Colombian community leaders arrested in latest round of repression

Alix Miriam Aguilar and José Hermes Burgos were arrested early this week in the latest crackdown on social leaders in Colombia

October 03, 2018 by Zoe Alexandra
Alix Miriam Aguilar and José Hermes Burgos were arrested early this week. Photo: Colombia Informa

The Political Movement of the Social and Popular Masses of the Center East of Colombia (MPMSPCOC) condemned the arrest of two of their leaders, José Hermes Burgos and Alix Miriam Aguilar, on September 30 and October 1 respectively. MPMSPCOC pointed out that these arrests were part of the systematic persecution of their movement and Colombian social movements in general.

“This act of repression is part of the politics of criminalization and extermination that the regime has been applying to the social struggle, and that since 2016 has left more than 460 leaders assassinated, more than 60 in legal proceedings and incarcerated. This is their response to the defense that we do as communities against the pillaging and plundering of the natural resources that the State and transnational corporations carry out at the cost of the environment and the social and humanitarian crisis,” a communique from the platform said.

Hermes José Burgos is part of the board of directors of the National Peasant Association José Antonio Galán Zorro (ASONALCA), a member of MPMSPCOC and the People’s Congress. He is a well-known social leader and a defender of peasants’ rights and the rights of all social sectors. He has been accused by the Attorney General of conspiracy and rebellion.

Alix Miriam is a well-recognized social leader in the struggle for dignified housing in her city of Yopal in the department of Casanare and is also part of the MPMSPCOC and the People’s Congress. She is the president of the municipal committee of the Association of United Women for Casanare. This is not the first time that Miriam has faced state repression. In 2015, her house was raided, and despite no illegal material being found, there was a media campaign to slander her. Due to this persecution, she turned to the state agency, the National Protection Unit, which provided her with protection measures.

MPMSPCOC is a platform of regional organizations that work in diverse sectors, such as peasant and rural organizing, defense of natural resources and the environment, and indigenous rights. The groups that are part of the platform include youth and student movements, women’s organizations, productive cooperatives, and human rights organizations. The political movement is an integral part of the national platform of social movements, the People’s Congress (Congreso de los Pueblos).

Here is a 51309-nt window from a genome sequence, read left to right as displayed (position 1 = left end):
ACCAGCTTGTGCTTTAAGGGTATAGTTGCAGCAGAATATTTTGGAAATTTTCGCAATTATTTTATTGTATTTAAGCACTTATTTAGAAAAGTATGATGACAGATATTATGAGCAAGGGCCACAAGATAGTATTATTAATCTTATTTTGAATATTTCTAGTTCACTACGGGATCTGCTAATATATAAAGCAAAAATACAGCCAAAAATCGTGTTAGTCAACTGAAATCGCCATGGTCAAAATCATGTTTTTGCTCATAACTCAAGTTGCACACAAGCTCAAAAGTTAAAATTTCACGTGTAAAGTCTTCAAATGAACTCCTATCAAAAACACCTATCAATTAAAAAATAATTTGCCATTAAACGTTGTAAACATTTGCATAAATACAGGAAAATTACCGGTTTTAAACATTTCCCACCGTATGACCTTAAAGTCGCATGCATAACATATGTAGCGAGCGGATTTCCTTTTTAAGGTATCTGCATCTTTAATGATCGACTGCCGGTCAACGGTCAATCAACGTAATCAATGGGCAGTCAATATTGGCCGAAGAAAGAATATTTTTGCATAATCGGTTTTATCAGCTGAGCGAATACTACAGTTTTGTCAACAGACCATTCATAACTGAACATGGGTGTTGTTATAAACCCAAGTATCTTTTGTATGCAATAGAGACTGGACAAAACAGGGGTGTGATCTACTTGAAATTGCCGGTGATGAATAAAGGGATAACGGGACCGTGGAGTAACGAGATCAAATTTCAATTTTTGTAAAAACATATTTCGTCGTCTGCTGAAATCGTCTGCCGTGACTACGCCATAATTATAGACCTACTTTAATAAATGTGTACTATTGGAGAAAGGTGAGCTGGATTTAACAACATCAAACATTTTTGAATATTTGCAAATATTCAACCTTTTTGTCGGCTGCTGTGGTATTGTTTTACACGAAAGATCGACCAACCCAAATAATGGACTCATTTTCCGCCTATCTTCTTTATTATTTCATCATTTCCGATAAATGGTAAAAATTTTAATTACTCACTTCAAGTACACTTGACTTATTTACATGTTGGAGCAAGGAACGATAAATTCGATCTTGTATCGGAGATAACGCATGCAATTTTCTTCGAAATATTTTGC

Throughout its existence, the MPMSPCOC has faced harsh repression. The movement promotes autonomous and people-driven solutions and organizations as a way to combat state neglect, militarization and extractive capitalism.

In Saravena, a small city in the Arauca department, which is the epicenter of the movement, the organization has helped establish a community-run water treatment and processing plant, as well as cooperatives in several productive sectors like meat processing and cacao processing. The level of organization across all sectors of society has meant that the city has a high capacity of mobilization and has become an enemy of the state. During the 2000s, the organization faced a wave of assassinations and massive detentions, ordered by ex-president Alvaro Uribe, who used the presence of guerrilla groups in the region to justify a campaign of extermination of social organizations and human rights defenders.

One of the most emblematic events from this period in the region is the Massacre of Caño Seco which happened on August 5, 2004 when members of the National Army of Colombia assassinated three important leaders while they were meeting on a farm in Caño Seco, a small town in Arauca. The leaders were  Leonel Goyenche, a teacher and union leader, Jorge Prieto, a health worker and president of the health workers union, ANTHOC, and Alirio Martínez, peasant leader and president of the peasant organization ADUC. The army tried to justify the massacre, claiming that they were combatants and had arrest warrants against them for conspiracy and rebellion.

The persecution of the movement did not stop. In 2015, two leaders from the movement were assassinated: Carlos Alberto Pedraza, a youth and urban leader from Bogotá and Daniel Abril, an environmental and human rights defender from Casanare.

“This criminal strategy of aggression is being implemented from long ago against leaders of centro oriente and across the country. Those who are not arrested individually or in groups, are assassinated, disappeared or banished, as happened with Carlos Alberto Pedraza and Daniel Abril. The goal is to eliminate those who dare to propose alternatives to the predatory model imposed by the Colombian State and the imperialists,” the MPMSPCOC communique explained.